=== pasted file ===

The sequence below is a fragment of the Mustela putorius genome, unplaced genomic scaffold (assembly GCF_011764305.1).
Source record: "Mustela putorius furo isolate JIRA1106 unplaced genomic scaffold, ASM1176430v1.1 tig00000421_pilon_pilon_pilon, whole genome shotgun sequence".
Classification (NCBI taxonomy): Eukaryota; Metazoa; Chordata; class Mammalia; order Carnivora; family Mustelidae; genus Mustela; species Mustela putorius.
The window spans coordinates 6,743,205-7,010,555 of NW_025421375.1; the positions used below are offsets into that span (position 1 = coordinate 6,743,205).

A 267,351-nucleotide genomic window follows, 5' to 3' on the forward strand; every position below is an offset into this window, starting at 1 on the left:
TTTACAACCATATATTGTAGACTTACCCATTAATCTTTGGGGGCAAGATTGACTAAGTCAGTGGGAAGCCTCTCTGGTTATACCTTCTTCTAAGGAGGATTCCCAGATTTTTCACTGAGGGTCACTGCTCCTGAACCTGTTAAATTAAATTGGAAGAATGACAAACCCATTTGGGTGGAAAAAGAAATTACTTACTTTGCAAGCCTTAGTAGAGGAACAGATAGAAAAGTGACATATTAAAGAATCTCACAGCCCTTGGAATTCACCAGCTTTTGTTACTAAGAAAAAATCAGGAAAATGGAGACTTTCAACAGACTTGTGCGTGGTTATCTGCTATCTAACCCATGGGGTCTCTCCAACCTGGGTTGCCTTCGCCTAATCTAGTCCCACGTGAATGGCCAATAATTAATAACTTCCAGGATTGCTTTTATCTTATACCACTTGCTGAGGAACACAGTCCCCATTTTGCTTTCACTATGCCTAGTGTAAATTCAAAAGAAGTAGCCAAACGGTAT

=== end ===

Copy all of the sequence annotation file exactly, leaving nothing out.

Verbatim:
The sequence below is a fragment of the Mustela putorius genome, unplaced genomic scaffold (assembly GCF_011764305.1).
Source record: "Mustela putorius furo isolate JIRA1106 unplaced genomic scaffold, ASM1176430v1.1 tig00000421_pilon_pilon_pilon, whole genome shotgun sequence".
Classification (NCBI taxonomy): Eukaryota; Metazoa; Chordata; class Mammalia; order Carnivora; family Mustelidae; genus Mustela; species Mustela putorius.
The window spans coordinates 6,743,205-7,010,555 of NW_025421375.1; the positions used below are offsets into that span (position 1 = coordinate 6,743,205).

A 267,351-nucleotide genomic window follows, 5' to 3' on the forward strand; every position below is an offset into this window, starting at 1 on the left:
TTTACAACCATATATTGTAGACTTACCCATTAATCTTTGGGGGCAAGATTGACTAAGTCAGTGGGAAGCCTCTCTGGTTATACCTTCTTCTAAGGAGGATTCCCAGATTTTTCACTGAGGGTCACTGCTCCTGAACCTGTTAAATTAAATTGGAAGAATGACAAACCCATTTGGGTGGAAAAAGAAATTACTTACTTTGCAAGCCTTAGTAGAGGAACAGATAGAAAAGTGACATATTAAAGAATCTCACAGCCCTTGGAATTCACCAGCTTTTGTTACTAAGAAAAAATCAGGAAAATGGAGACTTTCAACAGACTTGTGCGTGGTTATCTGCTATCTAACCCATGGGGTCTCTCCAACCTGGGTTGCCTTCGCCTAATCTAGTCCCACGTGAATGGCCAATAATTAATAACTTCCAGGATTGCTTTTATCTTATACCACTTGCTGAGGAACACAGTCCCCATTTTGCTTTCACTATGCCTAGTGTAAATTCAAAAGAAGTAGCCAAACGGTAT